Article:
Overdose Lifeline — Recovering Teens To Teach Others How To Use ‘Nonviolent Communication’

Recovering Teens To Teach Others How To Use ‘Nonviolent Communication’,” Lindsey Wright, Indiana Public Media September 25, 2018.

Overdose Lifeline wants to help parents and loved ones better communicate with teens who are addicted to opioids.

The addiction advocacy organization received a nearly $100,000 grant from the Anthem Foundation. The money will help cover training for recovering teenagers, who will then teach parents how to use “nonviolent communication.”

Overdose Lifeline Founder Justin Phillips says parents often speak to their kids from a place of fear when talking about substance use.

“We learn in nonviolent communication to listen at a different level and clarify what we’re kind of observiing and how we are affected with our emotions in what we’re observing,” Phillips says. “So that we’re not speaking from an emotional space but rather a compassionate space.”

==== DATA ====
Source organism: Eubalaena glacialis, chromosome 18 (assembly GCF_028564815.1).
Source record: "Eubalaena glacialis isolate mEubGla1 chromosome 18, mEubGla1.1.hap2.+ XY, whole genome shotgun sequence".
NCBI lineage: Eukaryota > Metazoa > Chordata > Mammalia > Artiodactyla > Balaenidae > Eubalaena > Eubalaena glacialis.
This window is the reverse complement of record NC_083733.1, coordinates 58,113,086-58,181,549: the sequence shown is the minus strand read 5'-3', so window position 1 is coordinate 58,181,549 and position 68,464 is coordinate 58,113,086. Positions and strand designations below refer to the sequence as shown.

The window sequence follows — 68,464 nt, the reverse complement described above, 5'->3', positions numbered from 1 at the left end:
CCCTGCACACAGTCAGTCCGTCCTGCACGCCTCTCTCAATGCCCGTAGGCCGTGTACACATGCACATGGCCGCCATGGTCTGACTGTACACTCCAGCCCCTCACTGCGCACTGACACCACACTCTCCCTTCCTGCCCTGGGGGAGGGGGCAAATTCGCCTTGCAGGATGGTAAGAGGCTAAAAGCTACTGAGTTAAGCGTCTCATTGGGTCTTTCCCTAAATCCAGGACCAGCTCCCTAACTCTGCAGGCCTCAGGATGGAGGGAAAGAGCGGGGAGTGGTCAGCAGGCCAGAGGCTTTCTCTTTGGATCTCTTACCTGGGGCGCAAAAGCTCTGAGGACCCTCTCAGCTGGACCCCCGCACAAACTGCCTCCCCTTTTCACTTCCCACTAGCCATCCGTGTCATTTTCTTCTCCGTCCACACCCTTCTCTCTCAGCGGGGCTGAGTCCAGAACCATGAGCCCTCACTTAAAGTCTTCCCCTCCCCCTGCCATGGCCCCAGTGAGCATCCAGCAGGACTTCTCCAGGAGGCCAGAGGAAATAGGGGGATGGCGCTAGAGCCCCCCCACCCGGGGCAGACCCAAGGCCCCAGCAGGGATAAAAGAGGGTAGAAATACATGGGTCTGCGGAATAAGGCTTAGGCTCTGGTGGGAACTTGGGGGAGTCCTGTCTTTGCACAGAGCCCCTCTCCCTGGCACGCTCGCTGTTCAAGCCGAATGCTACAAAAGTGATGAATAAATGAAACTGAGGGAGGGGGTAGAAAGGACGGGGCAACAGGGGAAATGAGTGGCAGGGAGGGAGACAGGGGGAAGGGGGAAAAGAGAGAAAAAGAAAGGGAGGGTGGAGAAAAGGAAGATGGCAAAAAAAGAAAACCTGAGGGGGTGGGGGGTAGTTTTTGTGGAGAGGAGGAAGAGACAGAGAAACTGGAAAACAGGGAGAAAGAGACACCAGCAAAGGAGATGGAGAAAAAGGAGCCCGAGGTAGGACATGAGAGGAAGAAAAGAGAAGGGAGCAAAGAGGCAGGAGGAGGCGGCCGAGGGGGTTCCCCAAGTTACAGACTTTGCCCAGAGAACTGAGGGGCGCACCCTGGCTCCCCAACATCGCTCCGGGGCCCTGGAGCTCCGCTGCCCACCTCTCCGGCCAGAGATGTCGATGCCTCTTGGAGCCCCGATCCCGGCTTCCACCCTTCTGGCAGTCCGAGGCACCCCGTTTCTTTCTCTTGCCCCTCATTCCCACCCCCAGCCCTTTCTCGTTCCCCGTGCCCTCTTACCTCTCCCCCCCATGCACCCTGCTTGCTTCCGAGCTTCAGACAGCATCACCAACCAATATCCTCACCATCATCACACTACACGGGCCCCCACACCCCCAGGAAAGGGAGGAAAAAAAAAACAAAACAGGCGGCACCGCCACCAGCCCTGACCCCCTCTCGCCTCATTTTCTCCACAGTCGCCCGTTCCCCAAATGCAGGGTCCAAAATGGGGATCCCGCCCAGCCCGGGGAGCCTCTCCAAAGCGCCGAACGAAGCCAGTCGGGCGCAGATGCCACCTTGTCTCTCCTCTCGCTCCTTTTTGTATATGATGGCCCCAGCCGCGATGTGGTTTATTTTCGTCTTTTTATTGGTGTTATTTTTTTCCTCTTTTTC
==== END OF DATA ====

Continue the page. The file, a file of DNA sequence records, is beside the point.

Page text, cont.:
A group of eight students attending Hope Academy, the state’s only recovery high school, is currently receiving training.

Phillips says teenagers in recovery have personal experience with communication, so they know what works and what doesn’t.

They’ll travel and host events in different counties where community members can learn how to practice nonviolent communication. Those counties include Miami, Fayette, Wayne, and Scott.

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